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[Temporary Example]

Buffon's Needle

by Michael J. Hurben

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Source Code: buff.java

"Buffon's Needle refers to a simple Monte Carlo method for the estimation of the value of pi, 3.14159265... The idea is very simple. Suppose you have a tabletop with a number of parallel lines drawn on it, which are equally spaced (say the spacing is 1 inch, for example). Suppose you also have a pin or needle, which is also an inch long. If you drop the needle on the table, you will find that one of two things happens: (1) The needle crosses or touches one of the lines, or (2) the needle crosses no lines. The idea now is to keep dropping this needle over and over on the table, and to record the statistics. Namely, we want to keep track of both the total number of times that the needle is randomly dropped on the table (call this N), and the number of times that it crosses a line (call this C). If you keep dropping the needle, eventually you will find that the number 2N/C approaches the value of pi! " continue to M. Hurbens Buffon's Needle page.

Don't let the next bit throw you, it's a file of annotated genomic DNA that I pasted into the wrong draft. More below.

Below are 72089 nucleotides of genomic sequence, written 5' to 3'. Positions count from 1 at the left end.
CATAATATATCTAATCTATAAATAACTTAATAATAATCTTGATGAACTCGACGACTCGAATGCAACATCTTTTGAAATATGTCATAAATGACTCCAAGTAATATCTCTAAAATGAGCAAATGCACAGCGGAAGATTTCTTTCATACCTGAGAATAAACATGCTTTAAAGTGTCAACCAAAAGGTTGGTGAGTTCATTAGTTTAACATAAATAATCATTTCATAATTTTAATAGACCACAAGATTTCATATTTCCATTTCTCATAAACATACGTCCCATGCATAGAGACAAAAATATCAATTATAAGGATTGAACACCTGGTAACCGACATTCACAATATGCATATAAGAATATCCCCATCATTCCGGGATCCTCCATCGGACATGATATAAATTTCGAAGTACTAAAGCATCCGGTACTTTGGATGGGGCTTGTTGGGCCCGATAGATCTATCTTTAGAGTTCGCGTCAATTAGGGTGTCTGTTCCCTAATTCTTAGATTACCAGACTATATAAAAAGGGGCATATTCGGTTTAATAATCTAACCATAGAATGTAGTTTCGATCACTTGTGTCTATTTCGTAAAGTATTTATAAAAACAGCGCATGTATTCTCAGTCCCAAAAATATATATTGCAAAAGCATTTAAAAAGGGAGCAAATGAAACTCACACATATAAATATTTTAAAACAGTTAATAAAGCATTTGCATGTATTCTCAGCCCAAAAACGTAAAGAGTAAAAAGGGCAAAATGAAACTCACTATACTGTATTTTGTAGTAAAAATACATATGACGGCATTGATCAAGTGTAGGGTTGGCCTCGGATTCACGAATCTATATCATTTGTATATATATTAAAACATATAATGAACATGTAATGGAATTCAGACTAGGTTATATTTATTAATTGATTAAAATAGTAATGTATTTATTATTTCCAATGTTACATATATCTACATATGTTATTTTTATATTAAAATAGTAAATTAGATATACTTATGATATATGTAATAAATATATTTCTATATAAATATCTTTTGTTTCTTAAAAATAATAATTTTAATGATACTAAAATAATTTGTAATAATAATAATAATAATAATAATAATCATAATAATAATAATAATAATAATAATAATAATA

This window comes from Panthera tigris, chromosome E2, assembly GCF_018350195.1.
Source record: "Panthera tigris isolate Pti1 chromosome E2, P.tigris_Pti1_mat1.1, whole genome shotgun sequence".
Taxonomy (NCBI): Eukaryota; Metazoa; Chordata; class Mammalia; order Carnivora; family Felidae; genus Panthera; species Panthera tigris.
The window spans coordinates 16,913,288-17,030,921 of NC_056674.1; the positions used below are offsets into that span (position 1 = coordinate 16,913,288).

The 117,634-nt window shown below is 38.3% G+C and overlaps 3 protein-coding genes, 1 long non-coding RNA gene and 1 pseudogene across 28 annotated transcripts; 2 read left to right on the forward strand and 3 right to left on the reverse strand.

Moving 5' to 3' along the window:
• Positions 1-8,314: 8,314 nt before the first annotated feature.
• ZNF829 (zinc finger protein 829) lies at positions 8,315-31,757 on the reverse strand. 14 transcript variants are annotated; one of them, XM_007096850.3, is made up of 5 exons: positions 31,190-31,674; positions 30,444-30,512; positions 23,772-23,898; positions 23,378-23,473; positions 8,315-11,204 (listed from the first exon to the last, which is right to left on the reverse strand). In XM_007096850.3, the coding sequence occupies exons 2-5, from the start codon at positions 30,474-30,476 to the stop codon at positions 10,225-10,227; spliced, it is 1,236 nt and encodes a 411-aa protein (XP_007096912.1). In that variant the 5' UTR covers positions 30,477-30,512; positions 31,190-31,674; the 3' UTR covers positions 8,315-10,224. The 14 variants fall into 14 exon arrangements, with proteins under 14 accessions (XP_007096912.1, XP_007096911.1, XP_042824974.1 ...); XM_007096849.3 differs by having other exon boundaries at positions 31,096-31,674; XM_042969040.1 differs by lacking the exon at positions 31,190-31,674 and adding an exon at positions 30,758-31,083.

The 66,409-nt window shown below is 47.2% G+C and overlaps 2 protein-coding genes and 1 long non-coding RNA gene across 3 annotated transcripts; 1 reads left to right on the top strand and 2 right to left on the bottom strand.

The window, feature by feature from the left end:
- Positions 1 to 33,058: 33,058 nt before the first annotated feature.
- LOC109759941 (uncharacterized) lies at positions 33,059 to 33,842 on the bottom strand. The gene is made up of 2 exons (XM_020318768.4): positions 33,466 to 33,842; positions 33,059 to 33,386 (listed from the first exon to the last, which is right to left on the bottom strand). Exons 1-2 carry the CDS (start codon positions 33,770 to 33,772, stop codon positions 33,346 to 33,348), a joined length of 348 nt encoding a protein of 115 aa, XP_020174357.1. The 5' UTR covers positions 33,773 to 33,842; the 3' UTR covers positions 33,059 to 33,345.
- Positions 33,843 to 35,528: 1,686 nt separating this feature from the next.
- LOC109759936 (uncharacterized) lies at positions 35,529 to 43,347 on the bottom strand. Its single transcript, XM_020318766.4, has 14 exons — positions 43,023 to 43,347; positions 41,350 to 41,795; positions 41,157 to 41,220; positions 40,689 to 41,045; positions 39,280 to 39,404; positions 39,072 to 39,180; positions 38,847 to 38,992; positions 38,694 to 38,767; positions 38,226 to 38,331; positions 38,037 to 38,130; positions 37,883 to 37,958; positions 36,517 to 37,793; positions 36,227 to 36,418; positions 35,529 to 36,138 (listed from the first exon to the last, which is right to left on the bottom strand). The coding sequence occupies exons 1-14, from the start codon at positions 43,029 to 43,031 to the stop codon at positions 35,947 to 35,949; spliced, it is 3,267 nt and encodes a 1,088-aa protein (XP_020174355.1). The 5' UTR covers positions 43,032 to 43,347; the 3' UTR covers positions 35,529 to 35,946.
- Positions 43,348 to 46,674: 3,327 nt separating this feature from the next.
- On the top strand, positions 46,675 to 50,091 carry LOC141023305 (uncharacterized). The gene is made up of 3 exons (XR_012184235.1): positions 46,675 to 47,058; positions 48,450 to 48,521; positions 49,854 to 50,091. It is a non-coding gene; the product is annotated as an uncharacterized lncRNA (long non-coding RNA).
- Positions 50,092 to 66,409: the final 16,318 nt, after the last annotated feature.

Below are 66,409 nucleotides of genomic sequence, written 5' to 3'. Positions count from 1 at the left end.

Each throw of a needle is an "event" in this simulation. By event we mean that a single and complete process is simulated and that it involves some degree of randomness and variation each time. As the number of such events increases, the statistical error on the calculation of a property of interest gradually becomes smaller and smaller.

Another example of an event simulation would be a particle collision program in which only after many collisions are simulated does the calculation of, say, a reaction cross-section, become statistically significant.

Most recent update: Nov. 9, 2005

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